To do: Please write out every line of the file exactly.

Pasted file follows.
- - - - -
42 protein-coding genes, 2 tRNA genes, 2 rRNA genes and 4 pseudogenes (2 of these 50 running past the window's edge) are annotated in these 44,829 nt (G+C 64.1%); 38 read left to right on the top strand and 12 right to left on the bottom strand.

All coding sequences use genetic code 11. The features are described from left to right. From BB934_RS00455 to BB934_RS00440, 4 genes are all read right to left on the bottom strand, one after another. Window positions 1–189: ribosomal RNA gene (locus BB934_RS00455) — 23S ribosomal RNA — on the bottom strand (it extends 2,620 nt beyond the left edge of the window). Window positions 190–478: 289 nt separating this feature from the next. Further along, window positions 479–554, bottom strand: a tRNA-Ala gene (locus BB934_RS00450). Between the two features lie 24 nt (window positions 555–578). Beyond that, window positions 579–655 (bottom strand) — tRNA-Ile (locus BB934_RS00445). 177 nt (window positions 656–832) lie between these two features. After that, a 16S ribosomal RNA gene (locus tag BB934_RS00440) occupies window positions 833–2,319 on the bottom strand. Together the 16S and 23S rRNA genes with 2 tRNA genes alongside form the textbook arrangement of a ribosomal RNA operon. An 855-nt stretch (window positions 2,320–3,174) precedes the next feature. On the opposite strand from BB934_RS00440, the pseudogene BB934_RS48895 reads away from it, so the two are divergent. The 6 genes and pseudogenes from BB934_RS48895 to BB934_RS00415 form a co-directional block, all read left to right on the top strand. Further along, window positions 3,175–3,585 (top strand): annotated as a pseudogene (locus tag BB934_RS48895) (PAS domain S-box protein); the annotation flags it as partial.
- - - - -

42 protein-coding genes, 2 tRNA genes, 2 rRNA genes and 4 pseudogenes (2 of these 50 running past the window's edge) are annotated in these 44,829 nt (G+C 64.1%); 38 read left to right on the top strand and 12 right to left on the bottom strand.

All coding sequences use genetic code 11. The features are described from left to right. From BB934_RS00455 to BB934_RS00440, 4 genes are all read right to left on the bottom strand, one after another. Window positions 1–189: ribosomal RNA gene (locus BB934_RS00455) — 23S ribosomal RNA — on the bottom strand (it extends 2,620 nt beyond the left edge of the window). Window positions 190–478: 289 nt separating this feature from the next. Further along, window positions 479–554, bottom strand: a tRNA-Ala gene (locus BB934_RS00450). Between the two features lie 24 nt (window positions 555–578). Beyond that, window positions 579–655 (bottom strand) — tRNA-Ile (locus BB934_RS00445). 177 nt (window positions 656–832) lie between these two features. After that, a 16S ribosomal RNA gene (locus tag BB934_RS00440) occupies window positions 833–2,319 on the bottom strand. Together the 16S and 23S rRNA genes with 2 tRNA genes alongside form the textbook arrangement of a ribosomal RNA operon. An 855-nt stretch (window positions 2,320–3,174) precedes the next feature. On the opposite strand from BB934_RS00440, the pseudogene BB934_RS48895 reads away from it, so the two are divergent. The 6 genes and pseudogenes from BB934_RS48895 to BB934_RS00415 form a co-directional block, all read left to right on the top strand. Further along, window positions 3,175–3,585 (top strand): annotated as a pseudogene (locus tag BB934_RS48895) (PAS domain S-box protein); the annotation flags it as partial.